Every few blocks, we paused for Bethany to puzzle over a map. Bethany spent most of her childhood within an hour of the very street corner we were scratching our heads, and I hadn't quite expected us to be lost, but (How shall I put this with all the love I have for Bethany?) I was not surprised. I would stop short of calling Bethany directionally challenged, but an itinerary of which she is in charge will always be a venture for the bold. If you leave A with Bethany, you are sure to arrive at B, but you may, en route, stop at every other letter, even if the alphabet were twice its current length. Her conversation had the same charming quality, which I have marveled at countless times. She will start out explain something, follow a hundred rabbit trails, and then arrive back exactly where she wants long after I have forgotten what we were talking about. At each consultation of the map, Brian stood patiently aside.
I asked him later why he said nothing. (It bears mentioning that Brian is by profession a geographer, an "expert in the field of spatial analysis," and words fail me to capture the irony of Bethany sorting out east from west while he leaned against a brick wall.)
He shrugged and smiled, "If I were really cold or hungry, I'd step in, but otherwise I'm not too worried about it."
By the time any of use were really cold or hungry, we had found Fenuiel Hall. We ate up on the second story after climbing a winding staircase. The rotunda, directly overhead, was an oval, not a circle, and I got dizzy from looking up at it. The second level was open to the elements. A sparrow flew in and out, cleaning crumbs off the lunch table. Afterwards, we went out the back to an old constitutional hall, where a tour guide was remarking tonelessly on the Boston Tea Party. Apparently the little colonial devils had managed to hoist $1.8 million dollars worth of cargo into Boston Harbor. I can't say I blame England for being put out. Outside, an actor playing Benjamin Franklin was posing with a couple of kids. A pair of fake gold buckles were affixed to his orthopedic sneakers.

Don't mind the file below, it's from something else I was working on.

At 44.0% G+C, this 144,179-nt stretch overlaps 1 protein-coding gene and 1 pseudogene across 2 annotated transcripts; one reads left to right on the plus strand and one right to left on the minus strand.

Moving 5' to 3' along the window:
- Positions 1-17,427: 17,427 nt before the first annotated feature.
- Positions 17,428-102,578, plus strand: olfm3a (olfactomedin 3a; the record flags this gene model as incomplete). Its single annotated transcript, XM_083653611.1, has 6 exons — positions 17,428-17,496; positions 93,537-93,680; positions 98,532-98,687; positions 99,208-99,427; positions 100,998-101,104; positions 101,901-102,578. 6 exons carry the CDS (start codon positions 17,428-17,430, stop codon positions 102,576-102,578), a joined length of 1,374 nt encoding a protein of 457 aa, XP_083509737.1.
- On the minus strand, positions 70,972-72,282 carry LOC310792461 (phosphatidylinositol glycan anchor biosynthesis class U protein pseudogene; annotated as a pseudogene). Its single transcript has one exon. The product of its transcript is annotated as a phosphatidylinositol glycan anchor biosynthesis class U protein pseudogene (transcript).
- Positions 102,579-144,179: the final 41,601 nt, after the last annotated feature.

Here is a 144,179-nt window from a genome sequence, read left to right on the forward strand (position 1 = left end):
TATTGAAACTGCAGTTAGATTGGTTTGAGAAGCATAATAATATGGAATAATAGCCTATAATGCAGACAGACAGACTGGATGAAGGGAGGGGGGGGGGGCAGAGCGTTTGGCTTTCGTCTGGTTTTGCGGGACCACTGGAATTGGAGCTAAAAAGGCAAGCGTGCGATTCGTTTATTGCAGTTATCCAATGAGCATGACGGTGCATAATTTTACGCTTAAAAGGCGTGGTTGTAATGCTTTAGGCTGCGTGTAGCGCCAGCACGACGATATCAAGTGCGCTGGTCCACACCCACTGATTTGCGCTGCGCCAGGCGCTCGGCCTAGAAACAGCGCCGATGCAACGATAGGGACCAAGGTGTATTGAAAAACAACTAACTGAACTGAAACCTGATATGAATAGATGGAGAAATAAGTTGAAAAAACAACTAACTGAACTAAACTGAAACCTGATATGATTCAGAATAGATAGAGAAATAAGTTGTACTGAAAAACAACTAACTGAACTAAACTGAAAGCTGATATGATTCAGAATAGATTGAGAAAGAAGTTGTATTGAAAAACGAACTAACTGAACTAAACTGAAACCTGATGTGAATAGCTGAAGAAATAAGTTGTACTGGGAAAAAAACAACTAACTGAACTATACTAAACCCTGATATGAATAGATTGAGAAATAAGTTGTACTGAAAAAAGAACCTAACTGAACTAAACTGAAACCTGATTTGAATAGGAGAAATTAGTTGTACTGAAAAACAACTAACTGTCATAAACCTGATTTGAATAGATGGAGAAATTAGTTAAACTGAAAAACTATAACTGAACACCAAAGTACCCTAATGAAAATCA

We set off again to explore Boston and its treasures. Everywhere were old building dressed up to look new, and new buildings dressed up to look old. The narrow streets meandered, ended in acute angles, perpendicular nowhere.
We went to an old cemetery called The Granary. I could have spent hours reading the stones: "Here lyes ye body of M. Samuel Dixon. July -" and here the most stoic of eulogies is interrupted by the ursurping mud.
The Irish-ness of Boston is hard to escape. We came to a memorial to the victims of the 19th century Irish potato famine. In half of the memorial, there is an emaciated family dressed in tatters. In other half, the same family is healthy, rejuvenated, and with a slight nostalgic backward glance, ready to tackle the American dream. In the height of the immigration, up to 37,000 Irish per year crossed the "bowl of tears" to settle in Boston, much to the chagrin of most Bostonians. On that day, if I did see some color sprouting from the coats of brown and black and gray, it was a slash of defiant green.
While we were walking, we passed a sign for Public Alley 439. I smiled and tried to comprehend the fastidious internal logic of a city that numbers its public alleys. Brian thought it might make a good blog title.
We walked and walked. We stopped for a little while at the Frog Pond to watch schoolchildren ice skating, and we walked to a tea place that I have forgotten the name of. Then, oh glory of glories, we walked to the Boston Public Library. It spread out in marble like the tomb of an Egyptian king to hold the riches of books inside of it. I told Bethany to leave me right there and pick me up after Thanksgiving. I meant it, too.
Twilight held the city now, and we walked back the long way we had come to pick up our luggage again. Brian had bought a Boston Red Sox hat, pre-weathered, with a big, red B in its middle. It was very cold. Every now and then, we came to a certain corner, like there seem to be in all the cities I have loved, where rounding it opens up an entire different, hidden world, like the sudden jumps in location in a dream.